“He’s got a lot of good jokes and makes everyone laugh,” Jones added. “That was the easy thing for me when I came in because he would come up to me and make a couple jokes. That makes it a lot easier to try to get to know someone when they bring that level down.”
One of Klein’s biggest influences not just in his hockey career, but life as well, is his father. Robert Klein has a soccer background, but as Kevin put it, he became “the ultimate hockey parent” when Klein gave up soccer and baseball for hockey at age 11. Klein’s parents were diehard Toronto Maple Leafs as he grew up in Kitchener, Ontario, and he loves having his dad on the Father’s Trip every year.
Becoming a father of his own at the age of 24 is something that humbled Klein in a big way. He and his wife Jody have two sons, Joseph, 4, and Oliver, 1, and they still cause some sleepless nights.
“A lot of times you might have a bad night and you still have to come to the rink and be ready to go. You can’t control if the kid gets sick or if he’s up through the night. Those are all just learning experiences. Now with two of them it’s even more difficult,” he said. “I think we’re going to stop at two just because man-on-man defense is good. We don’t want to start playing zone or I’ll never get some sleep.
“Everyone tells you about how parenting is, but when you have your first child you realize it’s not only about your life and there’s someone that depends on you and looks to you for everything. When you’re younger you might just think about yourself or your girlfriend at the time. Now it’s a family. It’s an amazing experience and I wouldn’t change it for the world.”
The Klein family has slowly made Nashville their home. They still make trips to Canada every summer “to skip the two really hot months” in Nashville, Klein said, but they purchased a house in town last spring and love raising their two kids in Music City. He and his family enjoy parks like Radnor and Percy Warner, as well as the live music the city has to offer.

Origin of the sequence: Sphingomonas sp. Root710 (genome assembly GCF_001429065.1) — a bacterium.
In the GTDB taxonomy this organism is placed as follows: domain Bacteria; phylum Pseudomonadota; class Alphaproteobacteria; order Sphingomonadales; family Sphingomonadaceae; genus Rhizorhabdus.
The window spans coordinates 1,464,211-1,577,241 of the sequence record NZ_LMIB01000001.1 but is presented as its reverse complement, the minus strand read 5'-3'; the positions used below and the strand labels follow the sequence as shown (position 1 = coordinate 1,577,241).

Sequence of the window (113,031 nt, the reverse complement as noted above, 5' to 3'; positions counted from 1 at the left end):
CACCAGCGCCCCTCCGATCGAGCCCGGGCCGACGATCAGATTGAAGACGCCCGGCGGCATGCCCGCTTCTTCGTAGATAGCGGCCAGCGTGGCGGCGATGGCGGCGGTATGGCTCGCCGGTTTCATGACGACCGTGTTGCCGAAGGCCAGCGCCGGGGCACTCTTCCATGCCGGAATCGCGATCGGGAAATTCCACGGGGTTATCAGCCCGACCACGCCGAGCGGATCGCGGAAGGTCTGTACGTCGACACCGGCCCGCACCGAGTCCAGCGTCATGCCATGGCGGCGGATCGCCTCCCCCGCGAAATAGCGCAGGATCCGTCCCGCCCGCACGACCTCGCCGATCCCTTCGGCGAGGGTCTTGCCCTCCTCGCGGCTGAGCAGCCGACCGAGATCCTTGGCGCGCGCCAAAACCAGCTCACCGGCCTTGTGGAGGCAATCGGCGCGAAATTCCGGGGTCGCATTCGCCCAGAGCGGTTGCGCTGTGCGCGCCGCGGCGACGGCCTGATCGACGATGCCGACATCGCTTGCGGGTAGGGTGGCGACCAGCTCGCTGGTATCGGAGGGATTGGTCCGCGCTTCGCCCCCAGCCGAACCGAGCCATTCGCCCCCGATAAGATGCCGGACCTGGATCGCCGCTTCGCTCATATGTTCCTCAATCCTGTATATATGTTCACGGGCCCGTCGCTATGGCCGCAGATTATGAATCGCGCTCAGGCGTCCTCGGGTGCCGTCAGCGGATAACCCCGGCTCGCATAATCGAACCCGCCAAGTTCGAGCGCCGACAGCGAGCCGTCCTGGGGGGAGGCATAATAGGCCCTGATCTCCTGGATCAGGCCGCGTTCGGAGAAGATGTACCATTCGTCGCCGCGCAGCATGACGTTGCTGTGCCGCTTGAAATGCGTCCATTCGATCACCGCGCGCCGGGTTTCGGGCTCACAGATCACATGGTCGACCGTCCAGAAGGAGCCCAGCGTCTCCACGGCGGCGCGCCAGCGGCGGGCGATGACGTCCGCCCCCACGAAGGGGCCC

Last September, Klein signed a five-year, $14 million extension to stay with the Predators through the 2017-18 season. Assuming he stays with the team for the duration of that contract, Klein will have been with the organization for 15 years after being a 2003 draft pick.
“It’s one of those things where you’ve been here long enough that you call it home,” he said.
At the rink he’s become a leader by being the oldest guy on the blue line and a mainstay in the locker room. At home he’s had to become a leader in his family with the birth of his two sons.
The Predators hope Klein helps patrol the defense for years to come. If he continues to become more consistent and continues to mentor the young defensemen, the more valuable he will be to the team.
“Kleiner has grown from a young single guy to a married guy to a veteran leader,” Trotz said. “Just watching him on the bench and around the rink, he’s helping the young men along. I think that’s great. … Over time he has matured in his game; you get the consistency as you do in life, you get the professionalism that sets in. Kleiner has that.”